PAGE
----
News & Politics

Voting Picks Up as People Come Home, but Turnout Remains Light

The polling places get a bit more crowded in the evening, but not by much.

Polling places get busier once people get home from work, but it seems doubtful this primary will come close to matching 2010’s turnout of about 135,000 voters. Shortly before 6 PM, 481 people had come through the polling place at Marie Reed Community Center on 18th St., NW, in Adams Morgan, making it unlikely to match the 994 who voted there four years ago.
The plaza outside the polling place featured a fuller lineup of mayoral campaigns, with people sporting T-shirts and literature for Vince Gray, Tommy Wells, Muriel Bowser, and Andy Shallal. Just as Gray’s leaflets east of the Anacostia River featured a message from Marion Barry, his literature in Ward 1 comes printed in English and Spanish for the large Latino population there.
But Ward 1 is also home to one of the few competitive down-ballot races, as incumbent Council member Jim Graham faces a strong challenge from Brianne Nadeau. Their contest got a bit more spotlight last week when Graham publicly confronted Nadeau over a home loan she received in 2009, but the spat is still unfamiliar to several voters exiting the precinct at Cesar Chavez Public Charter School, where Nadeau is greeting voters.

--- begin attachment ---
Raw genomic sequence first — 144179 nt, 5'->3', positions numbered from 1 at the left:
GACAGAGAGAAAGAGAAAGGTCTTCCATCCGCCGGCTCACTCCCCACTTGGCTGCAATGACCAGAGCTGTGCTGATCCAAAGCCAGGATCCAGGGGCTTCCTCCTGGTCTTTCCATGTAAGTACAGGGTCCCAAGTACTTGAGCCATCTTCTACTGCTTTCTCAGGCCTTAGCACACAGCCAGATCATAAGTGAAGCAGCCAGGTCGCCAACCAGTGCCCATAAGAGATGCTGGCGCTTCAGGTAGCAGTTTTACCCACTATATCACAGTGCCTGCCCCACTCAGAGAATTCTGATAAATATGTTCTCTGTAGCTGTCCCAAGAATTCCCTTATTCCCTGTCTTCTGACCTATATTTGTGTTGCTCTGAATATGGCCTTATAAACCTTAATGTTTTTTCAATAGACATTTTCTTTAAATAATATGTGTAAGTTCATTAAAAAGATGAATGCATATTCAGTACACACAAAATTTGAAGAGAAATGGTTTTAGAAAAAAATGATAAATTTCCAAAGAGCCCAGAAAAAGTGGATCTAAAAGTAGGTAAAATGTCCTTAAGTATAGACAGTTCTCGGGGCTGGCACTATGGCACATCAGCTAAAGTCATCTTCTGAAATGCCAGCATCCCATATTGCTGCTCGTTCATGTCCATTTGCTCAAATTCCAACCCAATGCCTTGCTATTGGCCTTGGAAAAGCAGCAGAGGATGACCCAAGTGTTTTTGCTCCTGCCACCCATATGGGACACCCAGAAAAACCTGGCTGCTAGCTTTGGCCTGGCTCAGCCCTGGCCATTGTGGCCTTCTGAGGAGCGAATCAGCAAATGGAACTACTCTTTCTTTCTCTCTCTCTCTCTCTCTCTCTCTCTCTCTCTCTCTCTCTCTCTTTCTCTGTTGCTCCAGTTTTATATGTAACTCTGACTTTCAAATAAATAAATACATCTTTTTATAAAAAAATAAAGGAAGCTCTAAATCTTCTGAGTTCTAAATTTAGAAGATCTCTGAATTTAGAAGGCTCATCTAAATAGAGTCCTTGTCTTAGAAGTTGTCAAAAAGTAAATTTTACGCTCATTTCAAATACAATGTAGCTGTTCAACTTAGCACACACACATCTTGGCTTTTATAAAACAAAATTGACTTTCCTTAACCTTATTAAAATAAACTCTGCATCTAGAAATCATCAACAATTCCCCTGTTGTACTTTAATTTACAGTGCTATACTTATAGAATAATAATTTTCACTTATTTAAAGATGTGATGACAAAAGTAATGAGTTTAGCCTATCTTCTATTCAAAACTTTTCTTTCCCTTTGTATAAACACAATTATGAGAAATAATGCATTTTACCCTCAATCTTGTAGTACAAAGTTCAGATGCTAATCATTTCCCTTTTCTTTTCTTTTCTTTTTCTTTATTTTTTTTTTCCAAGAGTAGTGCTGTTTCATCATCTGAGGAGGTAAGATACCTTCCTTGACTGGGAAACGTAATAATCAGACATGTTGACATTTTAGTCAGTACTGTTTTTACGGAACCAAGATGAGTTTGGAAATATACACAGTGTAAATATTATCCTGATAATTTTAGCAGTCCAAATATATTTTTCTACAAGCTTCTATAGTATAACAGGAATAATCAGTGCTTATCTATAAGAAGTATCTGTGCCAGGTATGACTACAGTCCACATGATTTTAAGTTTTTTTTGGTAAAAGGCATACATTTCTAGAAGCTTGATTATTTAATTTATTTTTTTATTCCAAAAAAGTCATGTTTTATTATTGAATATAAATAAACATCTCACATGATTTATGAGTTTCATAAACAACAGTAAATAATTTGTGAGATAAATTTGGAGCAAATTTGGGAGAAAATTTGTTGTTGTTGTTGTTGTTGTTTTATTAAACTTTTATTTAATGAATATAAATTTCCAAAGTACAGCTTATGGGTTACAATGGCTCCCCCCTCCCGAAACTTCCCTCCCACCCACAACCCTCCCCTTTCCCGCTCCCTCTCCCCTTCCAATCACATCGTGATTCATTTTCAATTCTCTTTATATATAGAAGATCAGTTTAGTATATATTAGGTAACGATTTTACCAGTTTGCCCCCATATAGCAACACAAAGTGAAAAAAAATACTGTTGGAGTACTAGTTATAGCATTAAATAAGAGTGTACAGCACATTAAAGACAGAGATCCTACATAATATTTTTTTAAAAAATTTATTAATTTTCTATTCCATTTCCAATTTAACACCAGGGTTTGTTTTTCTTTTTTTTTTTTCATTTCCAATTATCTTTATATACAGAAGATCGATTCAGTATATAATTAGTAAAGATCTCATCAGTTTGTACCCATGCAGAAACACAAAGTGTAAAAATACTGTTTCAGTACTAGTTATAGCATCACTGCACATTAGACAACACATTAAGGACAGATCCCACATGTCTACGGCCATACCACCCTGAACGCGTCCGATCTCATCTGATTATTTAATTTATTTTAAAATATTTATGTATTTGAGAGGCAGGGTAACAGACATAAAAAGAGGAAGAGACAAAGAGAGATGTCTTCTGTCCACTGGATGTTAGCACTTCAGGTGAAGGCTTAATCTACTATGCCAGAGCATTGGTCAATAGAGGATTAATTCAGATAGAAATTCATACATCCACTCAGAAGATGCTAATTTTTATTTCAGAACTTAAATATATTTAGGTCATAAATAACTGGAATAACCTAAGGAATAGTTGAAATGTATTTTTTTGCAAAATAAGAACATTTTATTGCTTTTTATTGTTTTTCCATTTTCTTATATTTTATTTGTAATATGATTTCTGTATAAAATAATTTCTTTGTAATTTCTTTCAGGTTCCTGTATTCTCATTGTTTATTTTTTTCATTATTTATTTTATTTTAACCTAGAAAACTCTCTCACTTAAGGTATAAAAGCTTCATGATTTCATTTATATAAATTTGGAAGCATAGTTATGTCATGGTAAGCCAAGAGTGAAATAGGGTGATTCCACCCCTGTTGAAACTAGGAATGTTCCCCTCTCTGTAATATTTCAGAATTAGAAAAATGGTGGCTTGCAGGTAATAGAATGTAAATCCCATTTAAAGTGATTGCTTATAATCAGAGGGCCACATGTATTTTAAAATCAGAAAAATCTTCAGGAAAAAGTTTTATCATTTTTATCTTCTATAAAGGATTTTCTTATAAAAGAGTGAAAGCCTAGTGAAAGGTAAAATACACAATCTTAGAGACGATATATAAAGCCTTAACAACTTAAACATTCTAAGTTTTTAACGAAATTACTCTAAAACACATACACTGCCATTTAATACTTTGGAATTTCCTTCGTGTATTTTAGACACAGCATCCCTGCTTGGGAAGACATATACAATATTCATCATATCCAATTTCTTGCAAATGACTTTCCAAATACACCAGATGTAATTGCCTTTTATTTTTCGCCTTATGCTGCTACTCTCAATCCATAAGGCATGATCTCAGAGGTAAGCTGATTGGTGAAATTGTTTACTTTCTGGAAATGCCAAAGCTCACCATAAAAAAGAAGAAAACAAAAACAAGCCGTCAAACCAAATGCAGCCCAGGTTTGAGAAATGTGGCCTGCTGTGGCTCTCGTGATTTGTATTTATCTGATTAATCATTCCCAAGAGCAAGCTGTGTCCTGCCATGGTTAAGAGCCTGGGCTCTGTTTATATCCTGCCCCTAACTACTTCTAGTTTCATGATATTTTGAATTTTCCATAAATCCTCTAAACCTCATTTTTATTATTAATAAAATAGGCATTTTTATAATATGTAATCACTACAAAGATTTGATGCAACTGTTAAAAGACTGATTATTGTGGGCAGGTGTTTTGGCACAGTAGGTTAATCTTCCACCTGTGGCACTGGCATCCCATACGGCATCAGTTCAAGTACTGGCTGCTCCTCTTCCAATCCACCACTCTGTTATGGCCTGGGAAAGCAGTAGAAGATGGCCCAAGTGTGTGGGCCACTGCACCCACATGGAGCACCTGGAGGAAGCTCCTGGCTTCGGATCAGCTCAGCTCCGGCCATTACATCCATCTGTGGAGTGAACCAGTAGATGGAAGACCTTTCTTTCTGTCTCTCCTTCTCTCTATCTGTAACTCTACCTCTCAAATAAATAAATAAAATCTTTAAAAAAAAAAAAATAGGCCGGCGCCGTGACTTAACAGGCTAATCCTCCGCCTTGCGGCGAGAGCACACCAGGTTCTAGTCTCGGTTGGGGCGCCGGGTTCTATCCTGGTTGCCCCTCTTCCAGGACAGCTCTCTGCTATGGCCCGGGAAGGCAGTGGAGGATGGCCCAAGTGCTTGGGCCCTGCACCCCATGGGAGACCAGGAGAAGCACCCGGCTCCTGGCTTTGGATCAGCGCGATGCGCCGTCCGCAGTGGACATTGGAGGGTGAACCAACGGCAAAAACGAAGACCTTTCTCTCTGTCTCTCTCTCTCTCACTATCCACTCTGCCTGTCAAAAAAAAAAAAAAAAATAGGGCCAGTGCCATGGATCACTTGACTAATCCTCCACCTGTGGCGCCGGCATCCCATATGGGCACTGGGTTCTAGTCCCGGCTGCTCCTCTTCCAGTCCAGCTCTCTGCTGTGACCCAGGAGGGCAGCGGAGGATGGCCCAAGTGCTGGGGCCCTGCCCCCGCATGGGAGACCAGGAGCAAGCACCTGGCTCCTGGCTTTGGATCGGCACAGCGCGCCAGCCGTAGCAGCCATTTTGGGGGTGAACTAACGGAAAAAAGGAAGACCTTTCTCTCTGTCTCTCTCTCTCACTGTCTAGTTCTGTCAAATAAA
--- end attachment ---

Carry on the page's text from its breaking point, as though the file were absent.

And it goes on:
“I just think he’s pretty corrupt, like most politicians here,” says Taryn McKinnon. McKinnon, 26, is an example of the thousands of new residents who have moved into Ward 1 as neighborhoods like Columbia Heights, Adams Morgan, Shaw have become younger, wealthier, and whiter as old row houses make way for modern, mixed-use developments filled with hip restaurants and pricey apartments.
McKinnon is more focused on the mayor than her Council member, though.
“If Vince Gray gets re-elected, I would blame myself,” she says.
The precinct captain inside the school reports 402 voters through 6:30, a figure she puts on par with 2010. But even though the line is getting longer as people stop to vote on the way home, it does not appear to match the last mayoral primary, when 876 people came through.

Staff Writer

Benjamin Freed joined Washingtonian in August 2013 and covers politics, business, and media. He was previously the editor of DCist and has also written for Washington City Paper, the New York Times, the New Republic, Slate, and BuzzFeed. He lives in Adams Morgan.